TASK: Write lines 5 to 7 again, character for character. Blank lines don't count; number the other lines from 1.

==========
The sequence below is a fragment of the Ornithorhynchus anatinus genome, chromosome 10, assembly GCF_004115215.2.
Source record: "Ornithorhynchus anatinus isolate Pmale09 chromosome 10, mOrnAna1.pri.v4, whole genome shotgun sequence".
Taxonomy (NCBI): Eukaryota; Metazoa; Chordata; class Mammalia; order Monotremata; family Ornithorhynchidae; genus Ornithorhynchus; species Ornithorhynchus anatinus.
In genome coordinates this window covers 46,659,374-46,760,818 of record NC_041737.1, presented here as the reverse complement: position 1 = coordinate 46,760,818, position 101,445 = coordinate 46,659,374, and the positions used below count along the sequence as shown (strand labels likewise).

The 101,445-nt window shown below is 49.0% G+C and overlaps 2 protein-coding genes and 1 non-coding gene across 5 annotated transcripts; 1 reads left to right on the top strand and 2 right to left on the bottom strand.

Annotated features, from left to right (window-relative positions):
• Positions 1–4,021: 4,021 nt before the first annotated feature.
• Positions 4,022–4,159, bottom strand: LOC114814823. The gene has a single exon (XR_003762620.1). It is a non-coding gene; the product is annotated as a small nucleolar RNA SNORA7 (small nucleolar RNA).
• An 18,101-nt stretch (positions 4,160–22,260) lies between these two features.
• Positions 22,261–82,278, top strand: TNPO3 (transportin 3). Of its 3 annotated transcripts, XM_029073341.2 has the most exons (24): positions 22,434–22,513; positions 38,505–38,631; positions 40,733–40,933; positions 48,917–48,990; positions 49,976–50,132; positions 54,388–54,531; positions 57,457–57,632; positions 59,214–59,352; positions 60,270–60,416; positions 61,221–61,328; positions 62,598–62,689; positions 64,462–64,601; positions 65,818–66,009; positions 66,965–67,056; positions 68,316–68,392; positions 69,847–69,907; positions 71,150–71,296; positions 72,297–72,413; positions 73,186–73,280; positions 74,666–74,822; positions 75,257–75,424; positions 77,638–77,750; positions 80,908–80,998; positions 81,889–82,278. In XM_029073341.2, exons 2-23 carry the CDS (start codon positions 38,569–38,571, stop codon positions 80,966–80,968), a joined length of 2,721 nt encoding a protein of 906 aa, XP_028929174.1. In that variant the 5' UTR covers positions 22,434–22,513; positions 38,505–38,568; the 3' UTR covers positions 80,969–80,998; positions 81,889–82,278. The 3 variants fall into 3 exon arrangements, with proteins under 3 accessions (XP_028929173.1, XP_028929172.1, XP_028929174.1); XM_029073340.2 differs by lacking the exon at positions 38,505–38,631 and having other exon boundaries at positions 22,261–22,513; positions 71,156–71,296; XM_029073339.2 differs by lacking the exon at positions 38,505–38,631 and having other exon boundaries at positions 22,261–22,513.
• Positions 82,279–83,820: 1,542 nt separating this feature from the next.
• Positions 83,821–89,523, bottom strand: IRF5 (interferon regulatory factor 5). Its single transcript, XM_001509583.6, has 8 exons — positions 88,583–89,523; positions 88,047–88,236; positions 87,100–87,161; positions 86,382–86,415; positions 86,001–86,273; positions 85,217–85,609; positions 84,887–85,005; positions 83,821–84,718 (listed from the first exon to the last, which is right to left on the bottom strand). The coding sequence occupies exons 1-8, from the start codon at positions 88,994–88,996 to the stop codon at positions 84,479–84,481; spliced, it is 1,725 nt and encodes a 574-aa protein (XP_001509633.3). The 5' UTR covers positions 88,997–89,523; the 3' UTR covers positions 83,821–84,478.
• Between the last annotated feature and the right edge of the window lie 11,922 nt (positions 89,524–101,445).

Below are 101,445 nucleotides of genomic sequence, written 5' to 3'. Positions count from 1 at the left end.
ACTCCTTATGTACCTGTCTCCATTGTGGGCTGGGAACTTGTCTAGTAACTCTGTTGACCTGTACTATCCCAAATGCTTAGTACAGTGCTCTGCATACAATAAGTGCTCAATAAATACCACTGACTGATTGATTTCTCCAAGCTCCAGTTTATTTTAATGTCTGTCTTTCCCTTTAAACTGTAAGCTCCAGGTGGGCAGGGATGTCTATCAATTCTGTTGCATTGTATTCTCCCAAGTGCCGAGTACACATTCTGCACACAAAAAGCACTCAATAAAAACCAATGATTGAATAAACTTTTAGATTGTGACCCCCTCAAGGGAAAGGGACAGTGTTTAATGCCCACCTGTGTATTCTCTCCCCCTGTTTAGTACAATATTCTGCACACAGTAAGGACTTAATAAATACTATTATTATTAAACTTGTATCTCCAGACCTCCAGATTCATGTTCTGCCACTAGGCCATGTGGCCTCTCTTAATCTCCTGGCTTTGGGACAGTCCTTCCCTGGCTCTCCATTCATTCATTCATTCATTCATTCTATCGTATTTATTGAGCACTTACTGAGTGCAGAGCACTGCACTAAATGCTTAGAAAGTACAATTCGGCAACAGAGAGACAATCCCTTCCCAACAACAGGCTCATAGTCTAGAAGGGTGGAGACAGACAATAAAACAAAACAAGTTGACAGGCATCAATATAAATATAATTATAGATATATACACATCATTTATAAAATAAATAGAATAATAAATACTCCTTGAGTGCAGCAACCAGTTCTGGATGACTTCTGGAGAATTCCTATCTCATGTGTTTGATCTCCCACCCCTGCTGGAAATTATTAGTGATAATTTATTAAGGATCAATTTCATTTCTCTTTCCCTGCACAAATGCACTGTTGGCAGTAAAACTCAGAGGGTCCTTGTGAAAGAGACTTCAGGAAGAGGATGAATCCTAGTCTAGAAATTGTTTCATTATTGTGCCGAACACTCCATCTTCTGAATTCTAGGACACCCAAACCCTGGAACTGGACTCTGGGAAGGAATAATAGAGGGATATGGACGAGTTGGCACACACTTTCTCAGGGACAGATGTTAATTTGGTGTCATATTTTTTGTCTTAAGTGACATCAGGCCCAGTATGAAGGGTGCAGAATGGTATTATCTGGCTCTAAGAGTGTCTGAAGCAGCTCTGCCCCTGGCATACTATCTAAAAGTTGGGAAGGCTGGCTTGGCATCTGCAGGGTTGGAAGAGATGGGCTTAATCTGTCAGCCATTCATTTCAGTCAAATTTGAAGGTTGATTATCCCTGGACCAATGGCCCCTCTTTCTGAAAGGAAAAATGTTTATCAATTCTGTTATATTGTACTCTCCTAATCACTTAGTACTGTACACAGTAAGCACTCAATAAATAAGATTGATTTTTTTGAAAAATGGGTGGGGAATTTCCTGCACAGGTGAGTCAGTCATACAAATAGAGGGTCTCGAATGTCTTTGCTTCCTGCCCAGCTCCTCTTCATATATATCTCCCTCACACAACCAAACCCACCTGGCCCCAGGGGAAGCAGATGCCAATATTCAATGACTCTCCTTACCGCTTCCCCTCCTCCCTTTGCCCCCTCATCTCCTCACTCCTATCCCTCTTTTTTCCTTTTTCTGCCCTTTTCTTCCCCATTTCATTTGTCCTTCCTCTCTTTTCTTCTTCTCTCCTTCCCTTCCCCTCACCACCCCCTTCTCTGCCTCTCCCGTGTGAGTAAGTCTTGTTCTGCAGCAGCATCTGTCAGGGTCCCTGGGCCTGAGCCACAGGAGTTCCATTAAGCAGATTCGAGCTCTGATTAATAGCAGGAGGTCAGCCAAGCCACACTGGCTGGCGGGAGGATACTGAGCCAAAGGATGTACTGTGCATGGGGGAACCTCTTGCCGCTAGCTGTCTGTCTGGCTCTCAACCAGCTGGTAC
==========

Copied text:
The 101,445-nt window shown below is 49.0% G+C and overlaps 2 protein-coding genes and 1 non-coding gene across 5 annotated transcripts; 1 reads left to right on the top strand and 2 right to left on the bottom strand.

Annotated features, from left to right (window-relative positions):
• Positions 1–4,021: 4,021 nt before the first annotated feature.